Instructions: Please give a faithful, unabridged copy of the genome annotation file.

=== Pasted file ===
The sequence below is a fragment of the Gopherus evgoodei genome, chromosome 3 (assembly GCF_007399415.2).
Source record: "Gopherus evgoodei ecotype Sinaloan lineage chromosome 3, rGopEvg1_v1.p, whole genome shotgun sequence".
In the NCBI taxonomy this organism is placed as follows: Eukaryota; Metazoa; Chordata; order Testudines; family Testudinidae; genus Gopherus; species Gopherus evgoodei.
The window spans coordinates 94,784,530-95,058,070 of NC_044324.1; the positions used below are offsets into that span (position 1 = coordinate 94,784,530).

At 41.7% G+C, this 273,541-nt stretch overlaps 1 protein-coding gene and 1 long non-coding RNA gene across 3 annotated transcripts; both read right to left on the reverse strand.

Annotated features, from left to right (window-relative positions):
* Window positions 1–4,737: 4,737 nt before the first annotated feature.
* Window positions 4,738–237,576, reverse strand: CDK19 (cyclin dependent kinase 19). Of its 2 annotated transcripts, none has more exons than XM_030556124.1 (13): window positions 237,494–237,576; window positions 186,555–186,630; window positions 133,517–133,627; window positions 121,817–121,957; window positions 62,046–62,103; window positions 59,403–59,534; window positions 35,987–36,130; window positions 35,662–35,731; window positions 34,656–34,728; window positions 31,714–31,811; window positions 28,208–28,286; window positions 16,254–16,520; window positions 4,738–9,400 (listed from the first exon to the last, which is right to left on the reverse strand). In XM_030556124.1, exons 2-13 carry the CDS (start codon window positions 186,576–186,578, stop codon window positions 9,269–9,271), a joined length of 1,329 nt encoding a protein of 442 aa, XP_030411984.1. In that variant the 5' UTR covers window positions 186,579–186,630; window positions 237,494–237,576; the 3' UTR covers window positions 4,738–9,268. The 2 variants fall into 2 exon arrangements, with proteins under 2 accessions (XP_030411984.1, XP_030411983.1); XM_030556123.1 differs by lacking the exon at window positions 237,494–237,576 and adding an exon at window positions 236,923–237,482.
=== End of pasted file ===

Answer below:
The sequence below is a fragment of the Gopherus evgoodei genome, chromosome 3 (assembly GCF_007399415.2).
Source record: "Gopherus evgoodei ecotype Sinaloan lineage chromosome 3, rGopEvg1_v1.p, whole genome shotgun sequence".
In the NCBI taxonomy this organism is placed as follows: Eukaryota; Metazoa; Chordata; order Testudines; family Testudinidae; genus Gopherus; species Gopherus evgoodei.
The window spans coordinates 94,784,530-95,058,070 of NC_044324.1; the positions used below are offsets into that span (position 1 = coordinate 94,784,530).

At 41.7% G+C, this 273,541-nt stretch overlaps 1 protein-coding gene and 1 long non-coding RNA gene across 3 annotated transcripts; both read right to left on the reverse strand.

Annotated features, from left to right (window-relative positions):
* Window positions 1–4,737: 4,737 nt before the first annotated feature.
* Window positions 4,738–237,576, reverse strand: CDK19 (cyclin dependent kinase 19). Of its 2 annotated transcripts, none has more exons than XM_030556124.1 (13): window positions 237,494–237,576; window positions 186,555–186,630; window positions 133,517–133,627; window positions 121,817–121,957; window positions 62,046–62,103; window positions 59,403–59,534; window positions 35,987–36,130; window positions 35,662–35,731; window positions 34,656–34,728; window positions 31,714–31,811; window positions 28,208–28,286; window positions 16,254–16,520; window positions 4,738–9,400 (listed from the first exon to the last, which is right to left on the reverse strand). In XM_030556124.1, exons 2-13 carry the CDS (start codon window positions 186,576–186,578, stop codon window positions 9,269–9,271), a joined length of 1,329 nt encoding a protein of 442 aa, XP_030411984.1. In that variant the 5' UTR covers window positions 186,579–186,630; window positions 237,494–237,576; the 3' UTR covers window positions 4,738–9,268. The 2 variants fall into 2 exon arrangements, with proteins under 2 accessions (XP_030411984.1, XP_030411983.1); XM_030556123.1 differs by lacking the exon at window positions 237,494–237,576 and adding an exon at window positions 236,923–237,482.